The Happiness Project: Apoorvi's Changemaker Journey

Inspired by her sister’s struggle with mental health, Apoorvi is on a mission to normalize student wellbeing in government schools across India.
Apoorvi children's book image
Source: Worldreader and Ashoka

Read The Happiness Project, a children's book based on Apoorvi's true story.

Growing up, Apoorvi saw her sister suffer from clinical depression. Watching someone she loves struggle with a mental illness, Apoorvi became increasingly empathetic and curious to the topic. This drive strongly influenced the classes she selected to take in secondary school, which school followed the IB curriculum. One of the subjects that she studied was psychology, and by doing so Apoorvi was able to scientifically learn more about abnormal psychology, the causes for disorders, and the complexity of mental health. The more she immersed herself into the subject, the more she was able to identify the signs of mental illness.

Through her studies, Apoorvi understood the urgency and importance of placing mental health professionals and counselors inside of schools to improve student health, but when taking a closer look into this issue, she noticed the lack of awareness and professionals surrounding mental health in government schools. Government schools, known globally as public schools, are free in India for children under the age of 14, which are known to have limited access to resources for students.

These schools predominately serve low-income communities as most students experience intergenerational poverty. Apoorvi learned that access to mental healthcare services wasn’t accessible by everyone and, in fact, having access to mental health services is considered a privilege.

Faced with this new reality, Apoorvi wondered why her school had regular wellbeing workshops along with two in-school counselors, but government schools only had one counselor for every ten schools or less. With the help of her parents and her school’s support, and at the age of 16, Apoorvi combined both her passions - psychology and helping others – and launched the Happiness Project. Her idea for the Happiness Project is to spread positivity and happiness, encouraging vibrant school environments that prioritize the wellbeing and mental health of every student.

A happy environment for Apoorvi means providing young people with a caring community that prioritizes holistic wellbeing, which can include increasing access to appropriate mental health care facilities and educating students, faculty, and parents about the importance of mental health.

Although Apoorvi faced multiple difficulties getting her initiative off the ground, such as resistance from school authorities when she pitched the idea as teachers were not keen on changing their schedule with "extra work". However, the biggest challenge she faced was approaching the topic of mental health altogether. Her first step was to talk to a school psychologist to better understand the problem and determine a solution. In most of Indian society, mental health is still seen as a taboo, and the complexities of mental health are often ignored. At the same time, very few people, Apoorvi discovered, are willing to learn more about it unless someone close to them was suffering.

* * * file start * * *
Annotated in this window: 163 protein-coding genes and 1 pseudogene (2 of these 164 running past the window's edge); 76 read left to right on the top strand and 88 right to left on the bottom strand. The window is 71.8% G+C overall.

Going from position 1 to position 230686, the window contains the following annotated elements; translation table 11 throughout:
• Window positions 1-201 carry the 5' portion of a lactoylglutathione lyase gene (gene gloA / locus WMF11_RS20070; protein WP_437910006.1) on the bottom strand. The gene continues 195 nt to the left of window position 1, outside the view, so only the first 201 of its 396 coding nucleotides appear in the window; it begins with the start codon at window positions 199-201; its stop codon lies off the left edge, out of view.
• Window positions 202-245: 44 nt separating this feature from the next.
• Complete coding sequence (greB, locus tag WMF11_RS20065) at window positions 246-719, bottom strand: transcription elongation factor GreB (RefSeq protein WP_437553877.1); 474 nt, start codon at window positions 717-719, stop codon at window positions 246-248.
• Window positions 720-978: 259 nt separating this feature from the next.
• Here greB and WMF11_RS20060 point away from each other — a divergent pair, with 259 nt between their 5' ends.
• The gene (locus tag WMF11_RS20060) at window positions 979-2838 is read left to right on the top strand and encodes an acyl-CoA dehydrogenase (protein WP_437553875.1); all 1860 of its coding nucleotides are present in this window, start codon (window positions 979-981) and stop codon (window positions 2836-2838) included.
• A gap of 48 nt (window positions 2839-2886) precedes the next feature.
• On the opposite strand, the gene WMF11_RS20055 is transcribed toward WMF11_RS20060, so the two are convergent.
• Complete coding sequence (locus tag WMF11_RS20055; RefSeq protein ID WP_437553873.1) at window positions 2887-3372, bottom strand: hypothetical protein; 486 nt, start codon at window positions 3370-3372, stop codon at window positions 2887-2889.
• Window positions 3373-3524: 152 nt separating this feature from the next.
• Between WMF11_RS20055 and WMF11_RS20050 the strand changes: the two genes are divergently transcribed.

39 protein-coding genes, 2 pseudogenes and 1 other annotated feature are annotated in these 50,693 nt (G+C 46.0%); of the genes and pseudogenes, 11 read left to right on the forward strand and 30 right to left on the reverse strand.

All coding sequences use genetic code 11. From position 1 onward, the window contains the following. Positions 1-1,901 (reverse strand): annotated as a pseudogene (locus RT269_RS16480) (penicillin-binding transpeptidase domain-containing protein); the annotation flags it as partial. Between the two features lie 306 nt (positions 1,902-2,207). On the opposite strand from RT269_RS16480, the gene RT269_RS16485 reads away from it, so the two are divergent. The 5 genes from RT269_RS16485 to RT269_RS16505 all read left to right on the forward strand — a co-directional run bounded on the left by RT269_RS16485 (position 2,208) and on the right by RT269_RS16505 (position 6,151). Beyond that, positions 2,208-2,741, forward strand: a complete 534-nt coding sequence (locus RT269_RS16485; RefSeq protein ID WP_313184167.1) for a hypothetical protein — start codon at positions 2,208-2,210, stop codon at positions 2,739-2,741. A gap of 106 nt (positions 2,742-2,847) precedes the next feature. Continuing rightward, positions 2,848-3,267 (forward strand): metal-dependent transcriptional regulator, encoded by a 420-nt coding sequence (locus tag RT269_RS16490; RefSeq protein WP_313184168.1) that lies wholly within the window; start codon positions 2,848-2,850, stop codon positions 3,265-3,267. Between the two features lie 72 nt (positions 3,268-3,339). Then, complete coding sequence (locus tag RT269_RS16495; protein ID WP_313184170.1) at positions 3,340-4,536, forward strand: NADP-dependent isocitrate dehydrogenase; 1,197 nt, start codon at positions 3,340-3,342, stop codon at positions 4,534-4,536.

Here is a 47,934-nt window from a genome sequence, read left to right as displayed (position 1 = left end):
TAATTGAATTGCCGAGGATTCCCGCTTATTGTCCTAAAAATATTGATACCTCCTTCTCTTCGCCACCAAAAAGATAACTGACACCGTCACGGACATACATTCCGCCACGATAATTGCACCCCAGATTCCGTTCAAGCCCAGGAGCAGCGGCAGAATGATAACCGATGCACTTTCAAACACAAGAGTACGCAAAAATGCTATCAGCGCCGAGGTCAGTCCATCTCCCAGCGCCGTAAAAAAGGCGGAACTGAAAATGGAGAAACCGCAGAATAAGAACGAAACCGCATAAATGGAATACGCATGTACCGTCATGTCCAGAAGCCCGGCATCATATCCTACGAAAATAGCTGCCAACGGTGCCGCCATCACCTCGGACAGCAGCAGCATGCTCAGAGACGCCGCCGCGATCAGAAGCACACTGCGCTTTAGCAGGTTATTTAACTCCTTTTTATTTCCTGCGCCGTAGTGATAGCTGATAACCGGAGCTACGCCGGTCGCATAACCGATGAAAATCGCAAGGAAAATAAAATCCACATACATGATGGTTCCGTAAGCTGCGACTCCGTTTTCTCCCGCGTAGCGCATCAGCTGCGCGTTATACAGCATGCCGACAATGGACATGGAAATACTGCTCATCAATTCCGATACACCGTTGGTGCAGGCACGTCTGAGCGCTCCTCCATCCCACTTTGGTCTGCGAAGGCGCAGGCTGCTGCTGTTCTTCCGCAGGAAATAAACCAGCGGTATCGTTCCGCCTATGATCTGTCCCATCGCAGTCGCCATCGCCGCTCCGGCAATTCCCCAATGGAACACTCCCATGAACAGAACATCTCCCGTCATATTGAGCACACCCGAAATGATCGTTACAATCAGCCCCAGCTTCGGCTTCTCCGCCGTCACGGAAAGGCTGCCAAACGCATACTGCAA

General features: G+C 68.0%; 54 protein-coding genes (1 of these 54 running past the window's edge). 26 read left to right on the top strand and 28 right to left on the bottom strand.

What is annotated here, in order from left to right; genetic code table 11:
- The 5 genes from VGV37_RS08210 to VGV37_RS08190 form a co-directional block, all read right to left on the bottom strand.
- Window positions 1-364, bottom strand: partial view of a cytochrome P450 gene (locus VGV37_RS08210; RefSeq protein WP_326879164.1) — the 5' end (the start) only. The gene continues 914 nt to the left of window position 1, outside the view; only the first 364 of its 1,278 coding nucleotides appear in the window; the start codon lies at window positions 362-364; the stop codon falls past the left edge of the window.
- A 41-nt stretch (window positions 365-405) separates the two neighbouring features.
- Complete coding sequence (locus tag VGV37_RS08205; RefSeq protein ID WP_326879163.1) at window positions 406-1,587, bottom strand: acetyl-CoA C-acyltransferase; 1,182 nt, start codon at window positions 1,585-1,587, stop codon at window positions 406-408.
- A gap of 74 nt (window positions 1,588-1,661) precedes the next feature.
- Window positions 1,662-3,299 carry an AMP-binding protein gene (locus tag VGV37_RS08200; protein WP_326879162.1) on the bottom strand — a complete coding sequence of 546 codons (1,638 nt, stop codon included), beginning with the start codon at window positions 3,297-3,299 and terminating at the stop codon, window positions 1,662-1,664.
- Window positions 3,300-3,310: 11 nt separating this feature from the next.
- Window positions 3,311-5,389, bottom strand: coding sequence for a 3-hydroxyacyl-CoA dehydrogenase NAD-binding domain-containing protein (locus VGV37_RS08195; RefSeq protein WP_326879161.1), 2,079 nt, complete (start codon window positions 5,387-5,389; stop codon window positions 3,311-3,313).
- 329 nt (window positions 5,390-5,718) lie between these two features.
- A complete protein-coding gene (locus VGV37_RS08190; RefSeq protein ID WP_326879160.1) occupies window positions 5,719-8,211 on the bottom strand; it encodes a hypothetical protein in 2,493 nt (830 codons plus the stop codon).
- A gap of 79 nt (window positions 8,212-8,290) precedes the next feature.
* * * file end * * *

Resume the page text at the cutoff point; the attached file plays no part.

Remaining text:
Due to preconceived notions and stigmas attached to mental illnesses, Apoorvi learned that many people of all ages are not admitting that they are struggling because they are afraid of what others will think. Without proper acceptance, awareness, and education, many people are oftentimes afraid of themselves as well. Apoorvi, eager to promote happiness over fear, needed to provide local schools and teachers with the facts. She thought that statistics of their own students' health and needs would showcase the urgency of the problem and, in effect, measure their happiness level. The survey she designed would account for topics like depression, anxiety, substance abuse, and body image.

These findings, Apoorvi believed, would re-enforce the severity of the problem in order to begin to normalize wellbeing in schools. She called it the Happiness Quotient, which would inform teacher trainings and advocacy strategies to promote both awareness and action around students’ mental health.

Through Apoorvi’s efforts, the Happiness Project has since established a critical conversation about mental health, gradually challenging the stigma around it within the schools she serves. Through this venture, students are encouraged to talk about their own experiences and even activate others to talk about their own wellbeing. These conversations enable Apoorvi to rally a team of other passionate young changemakers who are committed to eliminating the stigma against mental health amongst their peers.

Always innovating, Apoorvi and her team are developing an app that will increase the accessibility of their Happiness Quotient in more schools. Apoorvi, looking ahead, intends to create youth-led teams to manifest the values and initiatives of the Happiness Project in cities across the country. She also aspires to administer a mass survey on student wellbeing to initiate dialogue in places where wellbeing and mental health are greatly overlooked.

Dedicated to wellbeing, Apoorvi aspires to pursue a career in public health or psychology. But today, Apoorvi continues to surround herself with other powerful young changemakers who are working together to create a happier world.

This story was written by Vedha Bandaru and has been edited for length and clarity.